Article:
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Amid tensions over Kavanaugh vote, Senate overwhelmingly passes sweeping opioids legislation

Too big to prosecute

While the Senate has been especially rancorous in recent weeks, with Republicans and Democrats accusing each other of acting in bad faith during the consideration of Judge Brett Kavanaugh's Supreme Court nomination, there is at last one issue on which senators -- and Congress as a whole -- agree: tackling the opioid crisis.

Earlier this week, on Wednesday, the Senate passed a sweeping opioids package, one of the most significant legislative accomplishments this year. The bill passed 98-1, with only Utah Republican Sen. Mike Lee voting against it. It includes dozens of smaller proposals sponsored by several lawmakers, as well as measures which create and enforce programs across every federal agency to address different aspects of the opioid epidemic. It has been lauded for its focus on treatment and recovery as well as prevention.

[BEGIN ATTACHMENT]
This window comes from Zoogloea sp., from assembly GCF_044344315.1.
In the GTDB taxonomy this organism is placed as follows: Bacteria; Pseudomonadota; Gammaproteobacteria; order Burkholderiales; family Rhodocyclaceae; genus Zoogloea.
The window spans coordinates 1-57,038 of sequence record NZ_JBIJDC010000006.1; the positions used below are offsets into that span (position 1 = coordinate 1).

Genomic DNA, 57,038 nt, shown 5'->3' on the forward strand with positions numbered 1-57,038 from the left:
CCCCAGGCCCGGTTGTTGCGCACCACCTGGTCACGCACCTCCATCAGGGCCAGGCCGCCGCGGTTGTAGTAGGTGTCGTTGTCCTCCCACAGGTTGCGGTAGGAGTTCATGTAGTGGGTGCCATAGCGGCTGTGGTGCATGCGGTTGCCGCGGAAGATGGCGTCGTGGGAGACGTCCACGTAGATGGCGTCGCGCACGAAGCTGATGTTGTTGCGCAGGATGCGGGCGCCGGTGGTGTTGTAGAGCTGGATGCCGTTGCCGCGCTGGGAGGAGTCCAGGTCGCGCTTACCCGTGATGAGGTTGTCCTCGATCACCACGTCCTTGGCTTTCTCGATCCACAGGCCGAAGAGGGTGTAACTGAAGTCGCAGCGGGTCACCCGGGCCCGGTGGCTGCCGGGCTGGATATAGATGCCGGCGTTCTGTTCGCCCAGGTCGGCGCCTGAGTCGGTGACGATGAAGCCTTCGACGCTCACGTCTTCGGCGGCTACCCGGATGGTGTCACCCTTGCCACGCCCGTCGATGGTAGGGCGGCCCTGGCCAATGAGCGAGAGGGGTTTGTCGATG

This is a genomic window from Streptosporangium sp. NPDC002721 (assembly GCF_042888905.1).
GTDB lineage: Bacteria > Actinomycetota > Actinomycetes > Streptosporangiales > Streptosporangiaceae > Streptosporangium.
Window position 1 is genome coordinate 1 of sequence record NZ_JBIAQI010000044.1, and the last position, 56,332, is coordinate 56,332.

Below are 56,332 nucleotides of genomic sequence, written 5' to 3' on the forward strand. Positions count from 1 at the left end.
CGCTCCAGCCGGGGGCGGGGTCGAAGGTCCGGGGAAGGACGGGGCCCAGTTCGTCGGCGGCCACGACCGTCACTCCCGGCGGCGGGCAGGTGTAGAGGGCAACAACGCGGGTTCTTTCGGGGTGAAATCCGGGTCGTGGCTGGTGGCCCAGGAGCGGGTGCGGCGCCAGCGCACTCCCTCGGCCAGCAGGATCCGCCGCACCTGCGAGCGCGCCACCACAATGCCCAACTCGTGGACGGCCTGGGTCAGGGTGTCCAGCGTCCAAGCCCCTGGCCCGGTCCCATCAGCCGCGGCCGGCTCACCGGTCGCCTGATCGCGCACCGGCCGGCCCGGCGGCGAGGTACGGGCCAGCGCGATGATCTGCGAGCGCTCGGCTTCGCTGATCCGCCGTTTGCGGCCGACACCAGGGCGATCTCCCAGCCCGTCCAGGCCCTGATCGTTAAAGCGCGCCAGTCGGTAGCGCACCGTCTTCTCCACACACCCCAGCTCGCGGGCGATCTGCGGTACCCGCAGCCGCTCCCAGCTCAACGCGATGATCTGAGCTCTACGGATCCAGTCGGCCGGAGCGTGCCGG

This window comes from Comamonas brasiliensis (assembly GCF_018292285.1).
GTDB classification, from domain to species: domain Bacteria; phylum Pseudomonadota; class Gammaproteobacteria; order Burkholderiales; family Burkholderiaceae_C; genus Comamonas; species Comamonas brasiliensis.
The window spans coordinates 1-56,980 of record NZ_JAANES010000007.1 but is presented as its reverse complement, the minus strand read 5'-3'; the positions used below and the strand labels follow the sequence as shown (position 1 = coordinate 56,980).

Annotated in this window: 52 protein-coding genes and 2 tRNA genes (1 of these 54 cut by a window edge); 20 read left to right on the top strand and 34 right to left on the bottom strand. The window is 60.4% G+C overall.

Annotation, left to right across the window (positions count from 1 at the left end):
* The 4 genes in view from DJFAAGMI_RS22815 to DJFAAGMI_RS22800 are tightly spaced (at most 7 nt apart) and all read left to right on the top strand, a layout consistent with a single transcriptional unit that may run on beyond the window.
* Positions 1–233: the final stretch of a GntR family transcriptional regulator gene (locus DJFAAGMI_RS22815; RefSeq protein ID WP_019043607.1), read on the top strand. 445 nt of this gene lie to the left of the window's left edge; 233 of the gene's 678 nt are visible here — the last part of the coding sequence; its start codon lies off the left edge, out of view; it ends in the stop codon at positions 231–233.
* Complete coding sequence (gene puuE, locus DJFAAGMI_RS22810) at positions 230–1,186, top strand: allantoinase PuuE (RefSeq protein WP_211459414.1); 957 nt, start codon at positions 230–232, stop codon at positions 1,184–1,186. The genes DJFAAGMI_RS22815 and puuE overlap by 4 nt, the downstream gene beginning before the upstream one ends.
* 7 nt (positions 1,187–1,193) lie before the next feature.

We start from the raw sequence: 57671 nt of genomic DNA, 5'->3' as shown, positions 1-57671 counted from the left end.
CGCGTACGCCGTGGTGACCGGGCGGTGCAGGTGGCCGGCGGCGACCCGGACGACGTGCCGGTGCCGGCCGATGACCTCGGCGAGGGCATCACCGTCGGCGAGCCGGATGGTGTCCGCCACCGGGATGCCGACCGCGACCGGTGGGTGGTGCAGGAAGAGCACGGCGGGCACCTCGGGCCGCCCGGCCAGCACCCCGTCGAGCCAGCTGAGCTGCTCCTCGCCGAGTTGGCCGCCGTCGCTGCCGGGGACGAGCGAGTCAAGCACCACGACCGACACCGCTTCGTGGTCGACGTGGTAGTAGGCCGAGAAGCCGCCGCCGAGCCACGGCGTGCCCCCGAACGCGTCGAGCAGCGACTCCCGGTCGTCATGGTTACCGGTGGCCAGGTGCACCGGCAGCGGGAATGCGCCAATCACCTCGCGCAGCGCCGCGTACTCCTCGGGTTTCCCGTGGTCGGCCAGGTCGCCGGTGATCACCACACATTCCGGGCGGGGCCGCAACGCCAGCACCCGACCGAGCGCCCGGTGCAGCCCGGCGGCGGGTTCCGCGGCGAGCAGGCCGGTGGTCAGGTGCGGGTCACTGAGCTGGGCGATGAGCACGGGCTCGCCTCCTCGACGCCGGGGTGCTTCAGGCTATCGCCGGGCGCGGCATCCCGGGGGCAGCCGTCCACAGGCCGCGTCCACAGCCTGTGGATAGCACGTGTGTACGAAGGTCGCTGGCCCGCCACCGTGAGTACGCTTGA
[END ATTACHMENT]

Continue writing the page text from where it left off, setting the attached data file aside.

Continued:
The bill also addresses a law which does not allow Medicaid to cover patients with substance abuse issues receiving treatment in a mental health facility with more than 16 beds, amending it to allow for 30 days of coverage for residential treatment.

Congress passed another comprehensive bill addressing the crisis earlier this month which would stop the flow of fentanyl into the country by mail. The opioid package must now be signed by President Trump to become law. 

The opioid crisis has been a uniting issue for lawmakers because it affects both rural and urban areas, and red and blue states. Mr. Trump has also made addressing the opioid epidemic a key issue for his administration.

Grace Segers

Grace Segers is a politics reporter for CBS News Digital.

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